How do you save money on network security monitoring? You open your eyes to the low cost potential of open source initiatives and brilliant minds eager to share, like a few of those that Mandiant has shepherded through the Info Sec world. Doug Burks (@DougBurks), of Mandiant, has provided one such solution with Security Onion, a network monitoring Linux distribution that is only limited by the hardware you have at your disposal on which to run it. And what’s even better? He’s made it so easy to setup and configure that even complete strangers to Linux can figure it out. If you know how to boot off of a DVD you’re in business. Need a deployed infrastructure? Setup one Security Onion host as a server and deploy others as sensors. Standalone works just as well. Heck, I run it in a virtual machine on my laptop and it’s the best host-based IPS money can buy…but doesn’t need to. I’m not kidding about how easy this is to deploy and if you take 20-30 minutes and watch one of Doug’s presentations (links available on the Security Onion site) demonstrating just how easy it is, you’ll thank me. Then you’ll show him thanks by downloading it.

When you look at the arsenal of monitoring tools that Security Onion brings to the table you’ll be even more amazed as you peel back the layers and get a handle on just how powerful the solution is.

You get Snort, the great open source intrusion detection/prevention system from Sourcefire (another incredible company; see my Razorback post then go download the new version). Maintaining Snort with Security Onion via PulledPork for signature management is a breeze and easily supports Snort (get thee an Oinkcode! ) and Emerging Threats signatures.

You get full packet capturing with Sourcefire’s Open Source Daemonlogger.

You get OSSEC, a host-based intrusion detection system, which helps you monitor your network security deployment out of the box and the capability to extend that detection to Windows, Linux, and MacOS via the OSSEC agents.

You get Bro IDS, an alternative approach to IDS that I’m just now learning myself and have been continually blown away by the visibility it provides. I hope to cover it more specifically in a future post, as educational resources for using Bro are a little scarce. It’s described as a network analysis framework and it comes preloaded with a few obvious examples that will give you an idea of what the framework can do. It collects basic connection data for every connection, http, ftp, syslog and SMTP data, SSL certificates (both known and the suspicious unknowns), SQL injection attacks, and more. It will continue to amaze you when when the framework reveals its capabilities with events like HTTP::Malware_Hash_Registry_Match, indicating a file has been downloaded, the file hashed and the hash matches a known malicious software hash in the Team Cymru Malware Hash Registry.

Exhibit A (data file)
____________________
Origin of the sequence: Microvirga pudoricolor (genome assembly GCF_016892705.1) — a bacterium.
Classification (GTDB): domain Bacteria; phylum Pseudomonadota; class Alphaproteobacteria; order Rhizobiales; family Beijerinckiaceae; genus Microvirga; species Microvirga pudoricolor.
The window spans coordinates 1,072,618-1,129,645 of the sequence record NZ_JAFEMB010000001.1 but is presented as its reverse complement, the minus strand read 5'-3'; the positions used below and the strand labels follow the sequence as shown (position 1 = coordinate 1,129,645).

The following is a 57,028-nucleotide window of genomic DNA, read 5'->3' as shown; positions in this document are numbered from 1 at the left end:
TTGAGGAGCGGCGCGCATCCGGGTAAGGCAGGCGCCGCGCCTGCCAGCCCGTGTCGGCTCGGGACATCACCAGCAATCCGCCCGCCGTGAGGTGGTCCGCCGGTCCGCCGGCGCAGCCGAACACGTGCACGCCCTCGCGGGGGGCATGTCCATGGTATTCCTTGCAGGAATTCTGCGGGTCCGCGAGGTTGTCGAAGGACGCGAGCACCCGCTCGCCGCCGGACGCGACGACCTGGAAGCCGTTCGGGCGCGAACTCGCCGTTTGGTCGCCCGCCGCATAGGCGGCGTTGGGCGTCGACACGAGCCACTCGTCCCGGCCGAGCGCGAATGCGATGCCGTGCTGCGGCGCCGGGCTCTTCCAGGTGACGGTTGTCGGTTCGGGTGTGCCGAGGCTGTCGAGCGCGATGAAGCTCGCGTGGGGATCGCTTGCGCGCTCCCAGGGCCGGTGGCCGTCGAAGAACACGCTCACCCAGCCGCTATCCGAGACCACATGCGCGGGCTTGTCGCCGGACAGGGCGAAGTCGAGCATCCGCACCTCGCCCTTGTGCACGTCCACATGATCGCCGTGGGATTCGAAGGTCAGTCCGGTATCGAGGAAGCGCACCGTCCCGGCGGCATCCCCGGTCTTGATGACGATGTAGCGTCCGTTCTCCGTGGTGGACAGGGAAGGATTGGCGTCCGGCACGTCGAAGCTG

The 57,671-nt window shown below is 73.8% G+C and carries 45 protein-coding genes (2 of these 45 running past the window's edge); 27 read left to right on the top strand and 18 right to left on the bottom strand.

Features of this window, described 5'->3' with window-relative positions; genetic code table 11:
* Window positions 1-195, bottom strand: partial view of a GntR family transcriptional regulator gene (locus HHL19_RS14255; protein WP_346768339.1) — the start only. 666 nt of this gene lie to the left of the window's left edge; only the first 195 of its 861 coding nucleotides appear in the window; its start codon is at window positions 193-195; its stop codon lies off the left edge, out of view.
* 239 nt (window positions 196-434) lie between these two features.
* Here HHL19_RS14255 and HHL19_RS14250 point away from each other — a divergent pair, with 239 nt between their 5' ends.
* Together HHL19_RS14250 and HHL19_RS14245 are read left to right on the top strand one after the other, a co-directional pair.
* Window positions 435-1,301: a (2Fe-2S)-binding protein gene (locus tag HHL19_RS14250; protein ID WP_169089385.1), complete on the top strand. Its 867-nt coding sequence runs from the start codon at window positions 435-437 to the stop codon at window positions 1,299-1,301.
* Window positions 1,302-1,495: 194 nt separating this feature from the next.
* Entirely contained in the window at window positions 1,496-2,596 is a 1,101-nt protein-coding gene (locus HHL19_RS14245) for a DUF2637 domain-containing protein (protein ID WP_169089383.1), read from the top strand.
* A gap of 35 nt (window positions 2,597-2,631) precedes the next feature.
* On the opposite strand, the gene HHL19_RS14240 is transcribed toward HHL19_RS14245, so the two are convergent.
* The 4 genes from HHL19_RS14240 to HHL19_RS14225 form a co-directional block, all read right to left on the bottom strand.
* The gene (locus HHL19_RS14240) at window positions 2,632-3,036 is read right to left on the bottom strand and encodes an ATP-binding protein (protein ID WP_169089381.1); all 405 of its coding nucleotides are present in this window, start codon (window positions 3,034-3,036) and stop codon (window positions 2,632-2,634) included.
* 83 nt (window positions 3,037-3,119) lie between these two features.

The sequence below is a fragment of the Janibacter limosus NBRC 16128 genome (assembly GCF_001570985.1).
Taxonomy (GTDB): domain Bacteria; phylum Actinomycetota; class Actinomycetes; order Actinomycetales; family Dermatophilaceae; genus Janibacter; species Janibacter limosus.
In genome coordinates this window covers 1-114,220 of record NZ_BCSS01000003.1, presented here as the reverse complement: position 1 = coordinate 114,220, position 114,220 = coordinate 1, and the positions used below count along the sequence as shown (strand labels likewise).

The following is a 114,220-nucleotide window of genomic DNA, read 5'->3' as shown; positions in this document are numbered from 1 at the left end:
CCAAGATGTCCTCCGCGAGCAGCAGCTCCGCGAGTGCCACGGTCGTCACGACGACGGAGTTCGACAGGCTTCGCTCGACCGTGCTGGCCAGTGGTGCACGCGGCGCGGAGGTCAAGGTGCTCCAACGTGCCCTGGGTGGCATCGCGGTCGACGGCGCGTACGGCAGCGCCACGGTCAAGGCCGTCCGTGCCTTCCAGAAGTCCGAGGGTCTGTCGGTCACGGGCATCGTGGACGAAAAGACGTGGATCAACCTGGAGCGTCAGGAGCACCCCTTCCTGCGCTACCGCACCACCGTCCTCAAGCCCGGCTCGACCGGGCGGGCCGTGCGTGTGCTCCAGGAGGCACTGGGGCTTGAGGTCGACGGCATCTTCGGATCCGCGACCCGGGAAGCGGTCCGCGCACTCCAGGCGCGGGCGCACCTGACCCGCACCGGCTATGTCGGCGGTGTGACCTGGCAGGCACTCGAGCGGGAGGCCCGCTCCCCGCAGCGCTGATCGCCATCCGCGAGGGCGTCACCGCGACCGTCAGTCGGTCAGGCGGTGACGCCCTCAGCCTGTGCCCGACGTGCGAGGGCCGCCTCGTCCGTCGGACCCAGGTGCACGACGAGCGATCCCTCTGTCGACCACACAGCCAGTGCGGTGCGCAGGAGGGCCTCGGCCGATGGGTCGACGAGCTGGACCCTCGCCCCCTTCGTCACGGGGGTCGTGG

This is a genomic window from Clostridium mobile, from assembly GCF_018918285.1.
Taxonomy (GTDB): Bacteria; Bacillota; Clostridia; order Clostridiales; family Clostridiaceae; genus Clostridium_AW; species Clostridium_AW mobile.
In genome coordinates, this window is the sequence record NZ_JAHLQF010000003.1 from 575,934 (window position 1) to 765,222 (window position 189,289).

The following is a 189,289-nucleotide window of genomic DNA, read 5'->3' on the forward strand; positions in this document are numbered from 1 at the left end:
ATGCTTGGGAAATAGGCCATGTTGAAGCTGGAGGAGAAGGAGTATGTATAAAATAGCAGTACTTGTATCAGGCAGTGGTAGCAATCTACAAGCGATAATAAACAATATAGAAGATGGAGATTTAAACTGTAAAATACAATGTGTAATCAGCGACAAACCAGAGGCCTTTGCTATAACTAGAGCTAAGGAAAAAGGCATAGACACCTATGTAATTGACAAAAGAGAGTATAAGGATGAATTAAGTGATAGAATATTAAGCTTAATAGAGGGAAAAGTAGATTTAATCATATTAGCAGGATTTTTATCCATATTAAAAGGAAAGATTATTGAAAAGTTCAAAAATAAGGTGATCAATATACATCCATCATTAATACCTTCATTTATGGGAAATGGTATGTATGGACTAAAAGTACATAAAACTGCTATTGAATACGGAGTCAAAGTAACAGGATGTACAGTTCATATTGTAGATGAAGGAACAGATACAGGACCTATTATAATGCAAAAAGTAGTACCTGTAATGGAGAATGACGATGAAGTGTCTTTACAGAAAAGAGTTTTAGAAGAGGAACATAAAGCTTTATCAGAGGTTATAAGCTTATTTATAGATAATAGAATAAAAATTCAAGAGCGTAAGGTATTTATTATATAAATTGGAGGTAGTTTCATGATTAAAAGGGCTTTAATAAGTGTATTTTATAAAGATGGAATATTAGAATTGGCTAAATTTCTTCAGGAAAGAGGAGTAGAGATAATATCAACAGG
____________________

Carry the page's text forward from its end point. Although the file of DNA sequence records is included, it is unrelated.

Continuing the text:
All that and more, packaged up nicely saving you all of the headaches of deploying a comprehensive network monitoring suite of Open Source solutions from scratch.

Once you start collecting data you’ll have the powers of Squil, Squert, and Snorby at your disposal for monitoring and analysis. If you prefer, you can also grab a copy of Splunk.which installs fairly painlessly on Security Onion. (Only issue I had was the default Splunk port was in use; I typically use port 81 without problems.)

Take a day. Install a Security Onion VM. Run some sample pcaps through it. See how easy it is to deploy and detect the activity. Now think how much better you might be able to defend with this kind of visibility at next to no cost (how many old servers are being retired and replaced with virtual machines? Reuse them!). Then with all the money you’ll be saving go hire some gifted local talent with dedication and passion to learning and an accepted understanding that they’ll always be a day behind. Do this and you’ve improved your overall security posture immensely and put yourself in a much better position to detect and respond to an incident. Even if you aren’t doing the responding! If the FBI shows up at your door, you’re going to need help. The data you would be collecting would be invaluable to resolving an incident efficiently and effectively.

Now do you start to see why I think Mandiant deserves Best Security Company recognition? And this is just one example. Have you looked at the free tools they offer? Have you ever heard of TaoSecurity Blog? Dustin Webber, the author of Snorby (although he’s with Tenable now I believe)? Their efforts with Jamie Butler, who literally co-authered the book on rootkits? The latest is Michael Sikorski’s contributions with his new book Practical Malware Analysis accompanied by the release of FakeNet, a malware network analysis tool. The list goes on. They’re a company of talented people, providing tools and sharing knowledge to build stronger and more capable communities to build a safer Internet.

Any company like that deserves the title Best Security Company, especially when compared to companies who profit from you for solutions that you buy with the  expectation that they will fail you at some point. Mandiant profits when those companies fail you. And then they (Mandiant’s family) turn around and give, yes give as in free, you a way to do a lot if not more than what you’re paying good money for, or aren’t paying for at all because you can’t afford it. They’re doing something about enabling small/medium businesses and personal networks to adopt affordable security approaches. They’re providing security practitioners with tools and technologies to perform better, defend more wisely and “find evil” more efficiently with less technical skill than was required 2 years ago. They’re doing it in their 9-5 jobs. They’re doing it as hobbyists. They’re doing it as caring volunteer citizens.

They should be recognized and thanked…

And you should go download Security Onion and start protecting your personal and professional assets…like now.